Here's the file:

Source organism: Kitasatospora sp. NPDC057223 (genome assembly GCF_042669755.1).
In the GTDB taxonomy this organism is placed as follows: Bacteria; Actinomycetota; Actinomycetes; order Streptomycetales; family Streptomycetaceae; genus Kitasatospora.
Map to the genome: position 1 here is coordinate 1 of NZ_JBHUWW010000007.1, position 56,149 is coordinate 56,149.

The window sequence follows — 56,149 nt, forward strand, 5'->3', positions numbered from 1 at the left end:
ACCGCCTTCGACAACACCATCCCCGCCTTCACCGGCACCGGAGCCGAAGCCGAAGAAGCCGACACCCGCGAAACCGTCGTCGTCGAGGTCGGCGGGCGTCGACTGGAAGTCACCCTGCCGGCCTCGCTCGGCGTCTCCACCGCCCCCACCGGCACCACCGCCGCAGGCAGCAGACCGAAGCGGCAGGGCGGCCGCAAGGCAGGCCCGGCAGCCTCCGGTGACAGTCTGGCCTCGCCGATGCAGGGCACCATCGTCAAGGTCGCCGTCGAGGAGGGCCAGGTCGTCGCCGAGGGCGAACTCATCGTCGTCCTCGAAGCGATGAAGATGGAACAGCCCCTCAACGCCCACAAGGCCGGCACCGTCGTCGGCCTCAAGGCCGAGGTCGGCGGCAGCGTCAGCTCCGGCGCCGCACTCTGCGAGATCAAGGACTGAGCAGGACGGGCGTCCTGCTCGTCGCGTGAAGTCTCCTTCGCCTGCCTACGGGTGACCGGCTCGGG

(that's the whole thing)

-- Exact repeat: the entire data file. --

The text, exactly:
Source organism: Kitasatospora sp. NPDC057223 (genome assembly GCF_042669755.1).
In the GTDB taxonomy this organism is placed as follows: Bacteria; Actinomycetota; Actinomycetes; order Streptomycetales; family Streptomycetaceae; genus Kitasatospora.
Map to the genome: position 1 here is coordinate 1 of NZ_JBHUWW010000007.1, position 56,149 is coordinate 56,149.

The window sequence follows — 56,149 nt, forward strand, 5'->3', positions numbered from 1 at the left end:
ACCGCCTTCGACAACACCATCCCCGCCTTCACCGGCACCGGAGCCGAAGCCGAAGAAGCCGACACCCGCGAAACCGTCGTCGTCGAGGTCGGCGGGCGTCGACTGGAAGTCACCCTGCCGGCCTCGCTCGGCGTCTCCACCGCCCCCACCGGCACCACCGCCGCAGGCAGCAGACCGAAGCGGCAGGGCGGCCGCAAGGCAGGCCCGGCAGCCTCCGGTGACAGTCTGGCCTCGCCGATGCAGGGCACCATCGTCAAGGTCGCCGTCGAGGAGGGCCAGGTCGTCGCCGAGGGCGAACTCATCGTCGTCCTCGAAGCGATGAAGATGGAACAGCCCCTCAACGCCCACAAGGCCGGCACCGTCGTCGGCCTCAAGGCCGAGGTCGGCGGCAGCGTCAGCTCCGGCGCCGCACTCTGCGAGATCAAGGACTGAGCAGGACGGGCGTCCTGCTCGTCGCGTGAAGTCTCCTTCGCCTGCCTACGGGTGACCGGCTCGGG